Itoruboemi Benson Lobia, a man suspected of being the head of a Nigerian pirate syndicate will likely be heading to the Netherlands for prosecution, after the Kempton Park Magistrate’s Court in South Africa on Friday ruled in favour of his extradition.
Itoruboemi, believed to be the mastermind of a month-long Dutch hostage drama, was captured by SA’s Interpol branch at OR Tambo International Airport last November, while fleeing to Mauritius following his most recent attack.
Itoruboemi fled from Nigeria and is wanted in the Netherlands following his alleged involvement in the kidnapping of 11 crew members of a Dutch cargo ship.
The crew of the Dutch cargo ship FWN Rapide was kidnapped in April 2018 while travelling between Ghana and Nigeria, held hostage for three weeks before being released following an intensive negotiation process.
The Dutch government has insisted Lobia was the leader of the pirate group, and suspects he may have also been responsible for other similar attacks and running a syndicate with international connections.
Throughout his extradition proceedings, Lobia has claimed the authorities have the wrong man, this week insisting he is actually in the employ of the Nigerian army. Lobia said he was hired as a ships security officer, in charge of protecting the Nigerian waterways, and that the army had hired him as a consultant.
He also claimed he was not fleeing to Mauritius, instead meeting a security contact there who had offered him a job. Lobia believed the contact’s insistence that they meet in person in Mauritius was part of an elaborate plot by authorities to set him up as the leader of the pirates who kidnapped the FWN Rapide crew.
However, on Friday morning, magistrate William Schutte said it was not up to his court to determine if Lobia was guilty of his maritime crimes, simply to determine if the Dutch government did indeed have enough evidence to prosecute him. “Extradition proceedings are not a criminal trial, and aren’t concerned with determining guilt or innocence,” he said in his ruling.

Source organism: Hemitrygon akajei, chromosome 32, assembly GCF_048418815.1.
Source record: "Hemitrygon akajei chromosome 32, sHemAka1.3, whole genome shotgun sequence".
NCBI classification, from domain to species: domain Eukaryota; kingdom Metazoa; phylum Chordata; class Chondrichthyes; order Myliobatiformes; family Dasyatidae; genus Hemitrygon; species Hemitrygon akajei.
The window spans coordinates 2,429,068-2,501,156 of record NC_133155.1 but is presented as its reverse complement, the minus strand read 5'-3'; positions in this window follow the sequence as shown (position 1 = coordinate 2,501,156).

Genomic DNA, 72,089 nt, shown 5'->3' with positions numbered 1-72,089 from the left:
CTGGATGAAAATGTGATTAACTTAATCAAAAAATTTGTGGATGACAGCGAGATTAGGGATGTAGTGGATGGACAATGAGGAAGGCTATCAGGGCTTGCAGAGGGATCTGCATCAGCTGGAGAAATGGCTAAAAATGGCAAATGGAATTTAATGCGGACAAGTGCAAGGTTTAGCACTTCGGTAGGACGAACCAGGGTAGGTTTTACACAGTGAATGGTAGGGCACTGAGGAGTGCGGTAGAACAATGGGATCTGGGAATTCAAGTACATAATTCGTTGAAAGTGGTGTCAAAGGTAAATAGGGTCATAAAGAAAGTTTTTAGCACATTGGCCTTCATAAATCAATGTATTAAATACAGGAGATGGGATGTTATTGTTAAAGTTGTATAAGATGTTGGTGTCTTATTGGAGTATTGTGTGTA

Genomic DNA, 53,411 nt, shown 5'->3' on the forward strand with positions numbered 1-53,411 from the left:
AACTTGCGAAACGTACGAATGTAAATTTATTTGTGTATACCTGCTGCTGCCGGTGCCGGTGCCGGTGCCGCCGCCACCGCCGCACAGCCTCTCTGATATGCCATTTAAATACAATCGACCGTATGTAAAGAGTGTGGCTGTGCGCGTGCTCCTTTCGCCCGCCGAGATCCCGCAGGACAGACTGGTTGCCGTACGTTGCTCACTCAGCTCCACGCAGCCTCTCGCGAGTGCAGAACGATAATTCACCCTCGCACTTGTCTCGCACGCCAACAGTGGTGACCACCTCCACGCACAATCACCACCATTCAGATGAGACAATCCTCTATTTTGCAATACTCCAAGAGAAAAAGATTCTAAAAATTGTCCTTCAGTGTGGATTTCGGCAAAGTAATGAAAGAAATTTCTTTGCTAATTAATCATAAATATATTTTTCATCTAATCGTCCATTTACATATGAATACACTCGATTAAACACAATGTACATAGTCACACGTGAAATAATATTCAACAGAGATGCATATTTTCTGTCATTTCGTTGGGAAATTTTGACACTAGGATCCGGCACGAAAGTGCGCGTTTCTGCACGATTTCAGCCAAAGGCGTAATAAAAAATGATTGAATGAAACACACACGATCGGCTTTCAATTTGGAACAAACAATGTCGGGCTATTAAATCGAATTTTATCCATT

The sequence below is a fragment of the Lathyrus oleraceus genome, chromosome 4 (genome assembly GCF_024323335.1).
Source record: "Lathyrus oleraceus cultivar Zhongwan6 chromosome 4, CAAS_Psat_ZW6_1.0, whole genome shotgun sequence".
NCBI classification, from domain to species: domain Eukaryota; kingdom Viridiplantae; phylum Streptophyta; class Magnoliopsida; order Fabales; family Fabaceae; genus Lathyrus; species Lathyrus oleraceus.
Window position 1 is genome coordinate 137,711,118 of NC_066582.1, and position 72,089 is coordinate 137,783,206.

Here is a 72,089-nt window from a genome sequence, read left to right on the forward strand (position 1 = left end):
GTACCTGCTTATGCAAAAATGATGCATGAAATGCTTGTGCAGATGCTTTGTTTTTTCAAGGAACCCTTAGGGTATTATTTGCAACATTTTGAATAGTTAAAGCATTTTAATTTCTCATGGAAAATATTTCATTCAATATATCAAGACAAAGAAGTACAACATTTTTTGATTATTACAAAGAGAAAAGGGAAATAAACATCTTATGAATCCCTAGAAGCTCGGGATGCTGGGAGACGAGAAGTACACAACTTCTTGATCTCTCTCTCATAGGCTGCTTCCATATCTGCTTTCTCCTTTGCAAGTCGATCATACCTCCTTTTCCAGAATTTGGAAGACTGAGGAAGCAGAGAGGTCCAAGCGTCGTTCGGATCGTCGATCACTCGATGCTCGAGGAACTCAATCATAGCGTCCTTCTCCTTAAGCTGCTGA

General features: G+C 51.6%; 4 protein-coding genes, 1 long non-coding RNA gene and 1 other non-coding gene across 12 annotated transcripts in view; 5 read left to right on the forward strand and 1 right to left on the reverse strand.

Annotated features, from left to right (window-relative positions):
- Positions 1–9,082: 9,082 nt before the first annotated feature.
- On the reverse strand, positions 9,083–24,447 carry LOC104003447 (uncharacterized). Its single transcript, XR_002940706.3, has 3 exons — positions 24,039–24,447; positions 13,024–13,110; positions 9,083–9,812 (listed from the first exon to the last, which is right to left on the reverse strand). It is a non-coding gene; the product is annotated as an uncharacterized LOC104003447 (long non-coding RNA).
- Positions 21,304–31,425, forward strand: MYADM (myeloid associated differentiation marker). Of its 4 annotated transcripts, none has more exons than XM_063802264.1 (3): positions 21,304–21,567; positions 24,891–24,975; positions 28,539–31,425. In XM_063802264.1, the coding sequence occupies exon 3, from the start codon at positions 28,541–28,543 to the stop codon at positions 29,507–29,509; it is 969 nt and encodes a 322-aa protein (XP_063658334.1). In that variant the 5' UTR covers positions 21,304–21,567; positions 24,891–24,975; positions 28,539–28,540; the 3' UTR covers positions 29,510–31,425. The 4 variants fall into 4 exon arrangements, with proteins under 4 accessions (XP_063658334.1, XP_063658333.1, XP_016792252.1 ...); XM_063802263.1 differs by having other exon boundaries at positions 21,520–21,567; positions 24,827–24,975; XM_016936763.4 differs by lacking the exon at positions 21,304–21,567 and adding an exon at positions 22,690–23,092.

He noted that the Dutch government had sent a series of authenticated documents, including a forensic report that consisted of witness statements from the Rapide’s crew, and the investigators looking into the case. He also noted that Lobia’s defence team had never disputed the documents’ authenticity, and that his only defence had been that he was not the man authorities were looking for.
He referred to the Rapide witness statements that had described the pirate leader, and noticed how these descriptions accurately portrayed the man in court, including his height, his one pierced ear, his complexion and estimated age. “The remarkable similarities between his appearance and the witnesses’ descriptions is an inconvenient truth (for Lobia),” he said.
Because of these factors, he ruled that Lobia should be extradited.
However, the magistrate did inform Lobia that he had 15 days to lodge an appeal against the ruling. In the absence of such an appeal, it will be up to justice minister Michael Masutha to sign off on the extradition and send Lobia directly to the Netherlands.